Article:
Content in Painting

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Donna Zagotta, Looking Back Series

“In order to realize our creative powers, we have to believe that we have the ability to make something significant. As I reflect on this attitude, I realize that I am not really talking about self-confidence. I am describing a commitment to “the process” and its ability to generate worthwhile results. I learn over and over again that the creative process is an intelligence that knows where it has to go. Somehow it always finds the way to the place where I need to be, and it is always a destination that never could have been known by me in advance.”   Shaun McNiff  

In his book on pastels, Wolf Kahn talks about using trees reaching up to the sky as symbols of aspiration. He describes his thoughts on this idea using his paintings as an example – but then he says, “These are after the fact readings; had I thought of it at the time I made the pictures, it might have ruined the whole enterprise. While working it is helpful not to be all that smart.”

I had a similar experience while working on a series of paintings I did based on a photo I took of a gal sitting at an outdoor cafe on California’s Catalina Island. The series came to symbolize so many things for me – from my love for Catalina Island to my love of trying to read a person’s body language. As the series grew however, it became more and more autobiographical – it became a meditation on my life. Through it I was “Looking Back” (the title of the series) on my life and my art. The last painting in the series to date, Shattered, was painted right after my mom passed away and perfectly expressed my feelings at the time. 

Looking back on my Looking Back Series (sorry, couldn’t resist!) , I know that if I had insisted on the specific “content” I had determined in advance for each of these paintings, I never would have discovered the deeper, more personal meaning that this subject/figure/pose/body language held for me. By allowing myself to trust the process and to dig deeper into my inquiry of my subject, I found what I was looking for when I first viewed my subject. And, to repeat Wolf Kahn’s brilliant observation, “These are after the fact readings; had I thought of it at the time, it might have ruined the whole enterprise.”   

When I thought about it, I realized that this has happened to me many times. While I may start out with my “content” identified – the story I want to tell in my painting – I often end up in a totally different place with a totally different story.  I’m learning that that’s a very good thing!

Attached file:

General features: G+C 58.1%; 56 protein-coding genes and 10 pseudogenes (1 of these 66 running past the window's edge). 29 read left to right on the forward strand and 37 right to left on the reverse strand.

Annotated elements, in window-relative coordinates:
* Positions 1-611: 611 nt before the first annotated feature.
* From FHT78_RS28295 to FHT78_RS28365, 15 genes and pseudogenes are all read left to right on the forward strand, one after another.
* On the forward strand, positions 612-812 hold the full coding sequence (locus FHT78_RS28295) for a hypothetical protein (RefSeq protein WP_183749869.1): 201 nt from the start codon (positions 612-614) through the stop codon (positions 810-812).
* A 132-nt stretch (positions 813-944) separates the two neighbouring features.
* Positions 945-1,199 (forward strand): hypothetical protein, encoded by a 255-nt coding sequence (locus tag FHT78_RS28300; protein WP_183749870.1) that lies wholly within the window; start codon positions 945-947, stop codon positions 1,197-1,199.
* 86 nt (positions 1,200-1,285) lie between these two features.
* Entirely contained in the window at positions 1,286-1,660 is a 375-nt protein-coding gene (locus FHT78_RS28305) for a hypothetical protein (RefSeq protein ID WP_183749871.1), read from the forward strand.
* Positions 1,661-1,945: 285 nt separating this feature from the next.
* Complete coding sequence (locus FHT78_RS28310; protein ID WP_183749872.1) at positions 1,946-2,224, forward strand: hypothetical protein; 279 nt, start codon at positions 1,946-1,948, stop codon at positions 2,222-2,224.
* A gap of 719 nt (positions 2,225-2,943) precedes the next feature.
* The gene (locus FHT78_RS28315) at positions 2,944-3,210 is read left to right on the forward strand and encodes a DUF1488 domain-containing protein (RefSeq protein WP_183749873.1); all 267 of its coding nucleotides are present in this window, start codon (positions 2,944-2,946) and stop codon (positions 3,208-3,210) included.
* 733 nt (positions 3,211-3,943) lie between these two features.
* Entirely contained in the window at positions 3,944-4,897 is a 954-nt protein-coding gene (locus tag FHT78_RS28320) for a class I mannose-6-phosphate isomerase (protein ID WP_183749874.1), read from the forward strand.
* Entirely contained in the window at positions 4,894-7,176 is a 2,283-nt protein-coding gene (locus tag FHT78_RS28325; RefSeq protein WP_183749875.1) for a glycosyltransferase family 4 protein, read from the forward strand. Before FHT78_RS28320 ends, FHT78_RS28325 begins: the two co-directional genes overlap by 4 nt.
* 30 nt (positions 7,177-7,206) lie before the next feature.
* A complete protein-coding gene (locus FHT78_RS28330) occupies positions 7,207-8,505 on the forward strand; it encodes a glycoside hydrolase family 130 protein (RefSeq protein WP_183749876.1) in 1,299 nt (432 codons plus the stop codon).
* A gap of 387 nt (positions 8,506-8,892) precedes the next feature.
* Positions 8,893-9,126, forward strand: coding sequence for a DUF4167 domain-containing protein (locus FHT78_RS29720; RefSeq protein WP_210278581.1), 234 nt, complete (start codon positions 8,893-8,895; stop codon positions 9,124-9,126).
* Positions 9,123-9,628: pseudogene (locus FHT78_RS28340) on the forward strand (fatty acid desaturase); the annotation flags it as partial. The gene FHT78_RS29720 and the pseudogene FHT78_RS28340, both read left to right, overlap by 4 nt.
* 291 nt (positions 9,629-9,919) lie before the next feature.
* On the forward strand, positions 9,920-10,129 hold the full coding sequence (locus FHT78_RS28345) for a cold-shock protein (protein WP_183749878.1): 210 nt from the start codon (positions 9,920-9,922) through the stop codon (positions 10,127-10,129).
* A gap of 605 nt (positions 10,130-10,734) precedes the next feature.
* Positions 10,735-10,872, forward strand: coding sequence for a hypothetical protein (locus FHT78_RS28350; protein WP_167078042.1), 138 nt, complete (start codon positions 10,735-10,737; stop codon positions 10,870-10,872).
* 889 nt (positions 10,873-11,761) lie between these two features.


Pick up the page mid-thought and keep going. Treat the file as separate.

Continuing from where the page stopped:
Happy Painting!

5 thoughts on “Content in Painting

  1. D Johnson

    I missed your postings, but checked every day. Wonderful surprise to read your thoughts on series work. As an amateur hooked on rendering and acquiring skills, I find it exhilarating to read the WHY of painting not the HOW. I read the books you refer to and see Kahn in a new interesting light. Thanks, D. Johnson

    Reply
    1. Donna Post author

      Thanks David, for your comment! The most exciting part of painting for me is the opportunity to express something personal rather than simply illustrate what a subject looks like. Keep on painting, keep on reading, and keep on searching for answers – and you will get there!

      Reply
  2. Casey Klahn

    I don’t know the answer to these questions, but I really appreciate that you’ve offered this inquiry. Lately, I have been finding the bloom in overworking the paper, and the discoveries are wonderful.

    Reply
  3. Dan Kent

    I start by sketching, then I paint ordinary colors – what I see. Then if I am lucky, something kicks in – a certain restlessness, impatience, and I start placing colors instinctively and that’s when it comes alive. I live for those moments.

    Reply
  4. nat

    I use to think, to be an artist one needed to see the final work before creating it. For me that idea kept me from doing much. I am not schooled except by my own creative journey. Art is like one’s own life, All I have is a vision and I do my best to create it. Serendipity, spontaneity are part of the purpose of art and life, allowing us to grow and find our uniqueness in a mass produced world . . . I love your work and this blog is probably the best I have ever come across. Thanks for the inspiration and insights.

    Reply

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